- Never fall asleep while filling a car or truck up with gasoline. Go to bed at a reasonable time so you will be sharp the next day.
- Always answer the most-useless questions asked by customers with gusto for they really do not know that much about automotive-related things. Example: "Sir, is that conraption called a dipstick?" YOU: "No, mac. The dipstick is you!" This was the stupid way of answering. Now the professional way of answering: "Yes, sir. That is the dipstick, one of the most-important pieces of equipment on a car or truck. It measures the amount of oil you have or do not have. Here. Let me show you." Talk about an impressed customer. Count them as a loyal patron from them on.
- Never let a phone call on your cell phone get between the customer and your business. If a man or woman pulls in for service and you just stick your finger at them as your way of saying, "I need to take this," and the call lasts for over ten minutes, the customer is gone and who can blame them?
- Never take a soda with you to take care of the customer. You might spill the soda on the customer and he will be angry enough to sue you. So leave your soda sitting inside the station. And wipe your mouth before you greet the customer. No customer wants to talk to a gas station attendant with blue teeth.
- Never and I do mean never make inappropriate movements toward female customers in or outside their cars. That is if you want them to give you return business. A tip of your hat might be something cool that the girl would tell her friends about. Old-fashioned respect. Who would have thought it?
- Impressions of Sponge Bob, Popeye and Marlon Brando are not meant for serving your customers. Especially when they are trying hard to get you to listen to them.
- Handing each customer an 8 x 10 glossy of you signed, "Best Wishes! "D.W." is not recommended to build business. But it is a great way to get yourself laughed at.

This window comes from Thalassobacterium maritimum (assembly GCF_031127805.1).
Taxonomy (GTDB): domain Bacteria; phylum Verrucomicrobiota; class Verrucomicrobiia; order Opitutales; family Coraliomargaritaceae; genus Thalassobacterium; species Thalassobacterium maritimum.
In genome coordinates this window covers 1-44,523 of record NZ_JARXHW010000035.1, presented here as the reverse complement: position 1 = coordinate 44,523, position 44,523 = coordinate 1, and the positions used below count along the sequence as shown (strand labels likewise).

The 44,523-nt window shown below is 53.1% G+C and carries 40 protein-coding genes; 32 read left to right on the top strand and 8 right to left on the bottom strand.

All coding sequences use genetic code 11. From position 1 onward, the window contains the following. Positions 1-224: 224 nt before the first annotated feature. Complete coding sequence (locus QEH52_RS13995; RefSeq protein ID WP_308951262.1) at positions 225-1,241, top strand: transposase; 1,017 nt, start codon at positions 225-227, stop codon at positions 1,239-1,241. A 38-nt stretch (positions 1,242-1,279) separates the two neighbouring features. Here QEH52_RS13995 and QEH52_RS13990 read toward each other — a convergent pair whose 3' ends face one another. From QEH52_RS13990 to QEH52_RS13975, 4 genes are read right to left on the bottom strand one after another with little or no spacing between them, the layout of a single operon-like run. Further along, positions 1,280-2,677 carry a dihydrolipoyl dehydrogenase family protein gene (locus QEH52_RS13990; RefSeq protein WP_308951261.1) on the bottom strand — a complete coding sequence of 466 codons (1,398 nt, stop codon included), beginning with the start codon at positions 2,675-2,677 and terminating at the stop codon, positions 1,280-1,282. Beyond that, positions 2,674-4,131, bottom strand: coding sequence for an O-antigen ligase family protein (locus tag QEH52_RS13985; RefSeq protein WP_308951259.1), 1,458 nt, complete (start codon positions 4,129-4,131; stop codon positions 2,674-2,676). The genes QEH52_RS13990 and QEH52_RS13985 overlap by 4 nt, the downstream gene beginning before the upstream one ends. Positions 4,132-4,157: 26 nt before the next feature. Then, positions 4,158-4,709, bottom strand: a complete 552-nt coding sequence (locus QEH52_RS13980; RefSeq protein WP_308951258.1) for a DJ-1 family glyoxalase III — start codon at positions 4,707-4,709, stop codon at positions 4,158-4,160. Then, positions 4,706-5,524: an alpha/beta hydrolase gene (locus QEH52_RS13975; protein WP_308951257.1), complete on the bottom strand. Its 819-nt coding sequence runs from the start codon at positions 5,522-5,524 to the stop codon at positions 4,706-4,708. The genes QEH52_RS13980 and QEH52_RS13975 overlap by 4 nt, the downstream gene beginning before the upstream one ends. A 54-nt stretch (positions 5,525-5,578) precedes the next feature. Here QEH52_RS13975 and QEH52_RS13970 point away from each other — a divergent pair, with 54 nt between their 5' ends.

- If you are a footbal fan, do not get down in a three-point stance and "charge" the customer's vehicle. The customer might think you do not have any sense at all and leave.
- Never say, "Watch this," to the customer and begin to do ballet from Swan Lake right there in your gas pump area. Yes, the customer will be amazed at you attemping to do ballet when you have not had the first ballet lesson which is obvious with the many falls you have taken on the ground.
- Do not do any juggling, sword-swallowing, fire-eating or any circus acts while changing the customer's oil and rotating his tires.
- Never say things like: "Hey, "L.D." (on the cell phone) I see some shiny new wheelcovers on this car that I am working on to fence for us some cash," while the customer is listening to you.
- Do not greet any customer with a firearm in sight. This will scare them away. Or how you answer their question: "Have a lot of robberies here?" You reply, "All the time, sir." He will immediately pay you and never come back.
- Watch your mouth if a newlywed couple stop with you immediately after they are married and to break the ice you say, "Hey, what a gorgeous chick you married. Whattya know? I dated her a long time a few years ago and I had to dump her for her clingy ways." Can you say, fist in the eye?
- If you love alcohol and drinking, PLEASE do not do either on the job. This would be THE lowest thing a gas station attendant could do besides forcing a female customer to dance the waltz with you while you are intoxicated and being filmed by people with cell phone cameras to post you and the woman on YouTube. The film with you in it is called: "Stupidity Goes Viral."
- Never talk about the customer to a buddy who goes into your station to drink sodas and loaf. Example: YOUR BUDDY: "What ya' doing there, looking like you are working?" YOU: "Yeahhh, this old geezer don't know what I'm doing. Haw, haw. I am acting like I am installing a fake car product called a "Oil Friction Meter" and charging this dunce $300.00. Not a bad hour's work."
- Never just ogle and stare (with red eyes from being hung-over) at a pretty girl customer. She will become edgy and report you to the police. You got to be careful when you are an important man like a gas station attendant.
- Never go into the ladies' restroom while there is a lady inside. You will land your butt in jail and even your "Get out of jail" excuse will not work: "Sorry, ma'am. I didn't mean to barge in here, but we are under an emergency warning I just got from our County Nuclear Power Manager who wants us all to get to a safe place. Sorry again. You best get on the road."
More by this Author
It's simple. Only one unhappy employee equals a slow, downward-spiral of company morale as well as productivity. Knowing how to deal with unhappy workers can benefit bosses and the employees as well.
BEWARE: of certain employees that lurk in your workplace. These particular employees are not to be trusted. They are only out for themselves.
You can survive a burglary.